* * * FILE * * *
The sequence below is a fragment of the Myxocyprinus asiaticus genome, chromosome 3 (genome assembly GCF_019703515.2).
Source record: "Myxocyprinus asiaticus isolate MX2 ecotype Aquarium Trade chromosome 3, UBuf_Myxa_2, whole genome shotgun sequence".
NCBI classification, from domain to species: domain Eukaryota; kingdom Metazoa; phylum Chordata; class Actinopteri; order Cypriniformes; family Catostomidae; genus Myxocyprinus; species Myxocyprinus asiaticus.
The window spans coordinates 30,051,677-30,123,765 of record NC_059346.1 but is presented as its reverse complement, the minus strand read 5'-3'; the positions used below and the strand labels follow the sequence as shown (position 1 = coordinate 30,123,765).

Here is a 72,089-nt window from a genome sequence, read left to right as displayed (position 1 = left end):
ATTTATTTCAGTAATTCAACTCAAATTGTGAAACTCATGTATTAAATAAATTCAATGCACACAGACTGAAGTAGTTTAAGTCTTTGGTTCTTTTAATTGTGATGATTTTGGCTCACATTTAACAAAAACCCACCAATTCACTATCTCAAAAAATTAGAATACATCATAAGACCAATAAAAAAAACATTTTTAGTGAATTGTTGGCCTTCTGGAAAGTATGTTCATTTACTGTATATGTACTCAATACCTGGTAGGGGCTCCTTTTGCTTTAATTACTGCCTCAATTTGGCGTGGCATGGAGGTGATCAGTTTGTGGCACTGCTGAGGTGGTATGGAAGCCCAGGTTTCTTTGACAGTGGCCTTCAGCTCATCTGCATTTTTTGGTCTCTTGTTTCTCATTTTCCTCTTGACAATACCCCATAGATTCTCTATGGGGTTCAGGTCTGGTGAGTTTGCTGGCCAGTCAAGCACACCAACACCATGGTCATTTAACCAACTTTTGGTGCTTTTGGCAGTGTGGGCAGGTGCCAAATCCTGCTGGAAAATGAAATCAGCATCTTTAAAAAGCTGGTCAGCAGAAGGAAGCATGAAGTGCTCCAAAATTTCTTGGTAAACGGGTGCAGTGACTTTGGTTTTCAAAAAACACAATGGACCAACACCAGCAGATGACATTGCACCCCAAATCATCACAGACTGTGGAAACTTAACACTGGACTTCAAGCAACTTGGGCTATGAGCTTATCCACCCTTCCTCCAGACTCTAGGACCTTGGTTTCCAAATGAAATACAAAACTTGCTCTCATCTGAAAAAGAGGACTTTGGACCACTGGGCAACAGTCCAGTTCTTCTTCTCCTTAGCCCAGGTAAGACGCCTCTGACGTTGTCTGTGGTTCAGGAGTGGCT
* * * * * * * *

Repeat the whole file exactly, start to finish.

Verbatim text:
The sequence below is a fragment of the Myxocyprinus asiaticus genome, chromosome 3 (genome assembly GCF_019703515.2).
Source record: "Myxocyprinus asiaticus isolate MX2 ecotype Aquarium Trade chromosome 3, UBuf_Myxa_2, whole genome shotgun sequence".
NCBI classification, from domain to species: domain Eukaryota; kingdom Metazoa; phylum Chordata; class Actinopteri; order Cypriniformes; family Catostomidae; genus Myxocyprinus; species Myxocyprinus asiaticus.
The window spans coordinates 30,051,677-30,123,765 of record NC_059346.1 but is presented as its reverse complement, the minus strand read 5'-3'; the positions used below and the strand labels follow the sequence as shown (position 1 = coordinate 30,123,765).

Here is a 72,089-nt window from a genome sequence, read left to right as displayed (position 1 = left end):
ATTTATTTCAGTAATTCAACTCAAATTGTGAAACTCATGTATTAAATAAATTCAATGCACACAGACTGAAGTAGTTTAAGTCTTTGGTTCTTTTAATTGTGATGATTTTGGCTCACATTTAACAAAAACCCACCAATTCACTATCTCAAAAAATTAGAATACATCATAAGACCAATAAAAAAAACATTTTTAGTGAATTGTTGGCCTTCTGGAAAGTATGTTCATTTACTGTATATGTACTCAATACCTGGTAGGGGCTCCTTTTGCTTTAATTACTGCCTCAATTTGGCGTGGCATGGAGGTGATCAGTTTGTGGCACTGCTGAGGTGGTATGGAAGCCCAGGTTTCTTTGACAGTGGCCTTCAGCTCATCTGCATTTTTTGGTCTCTTGTTTCTCATTTTCCTCTTGACAATACCCCATAGATTCTCTATGGGGTTCAGGTCTGGTGAGTTTGCTGGCCAGTCAAGCACACCAACACCATGGTCATTTAACCAACTTTTGGTGCTTTTGGCAGTGTGGGCAGGTGCCAAATCCTGCTGGAAAATGAAATCAGCATCTTTAAAAAGCTGGTCAGCAGAAGGAAGCATGAAGTGCTCCAAAATTTCTTGGTAAACGGGTGCAGTGACTTTGGTTTTCAAAAAACACAATGGACCAACACCAGCAGATGACATTGCACCCCAAATCATCACAGACTGTGGAAACTTAACACTGGACTTCAAGCAACTTGGGCTATGAGCTTATCCACCCTTCCTCCAGACTCTAGGACCTTGGTTTCCAAATGAAATACAAAACTTGCTCTCATCTGAAAAAGAGGACTTTGGACCACTGGGCAACAGTCCAGTTCTTCTTCTCCTTAGCCCAGGTAAGACGCCTCTGACGTTGTCTGTGGTTCAGGAGTGGCT